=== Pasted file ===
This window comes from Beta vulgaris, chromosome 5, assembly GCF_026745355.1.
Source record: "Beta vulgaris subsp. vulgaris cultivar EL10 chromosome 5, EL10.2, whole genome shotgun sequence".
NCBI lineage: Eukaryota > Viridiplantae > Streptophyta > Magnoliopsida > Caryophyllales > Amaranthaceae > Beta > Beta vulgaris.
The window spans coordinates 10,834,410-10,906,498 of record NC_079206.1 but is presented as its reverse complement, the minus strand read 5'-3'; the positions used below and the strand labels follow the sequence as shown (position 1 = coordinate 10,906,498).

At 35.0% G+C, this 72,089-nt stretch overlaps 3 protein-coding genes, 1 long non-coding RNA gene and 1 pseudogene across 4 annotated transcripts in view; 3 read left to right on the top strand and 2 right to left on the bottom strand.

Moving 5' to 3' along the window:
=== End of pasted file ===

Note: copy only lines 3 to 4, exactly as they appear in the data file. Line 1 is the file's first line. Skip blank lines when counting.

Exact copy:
NCBI lineage: Eukaryota > Viridiplantae > Streptophyta > Magnoliopsida > Caryophyllales > Amaranthaceae > Beta > Beta vulgaris.
The window spans coordinates 10,834,410-10,906,498 of record NC_079206.1 but is presented as its reverse complement, the minus strand read 5'-3'; the positions used below and the strand labels follow the sequence as shown (position 1 = coordinate 10,906,498).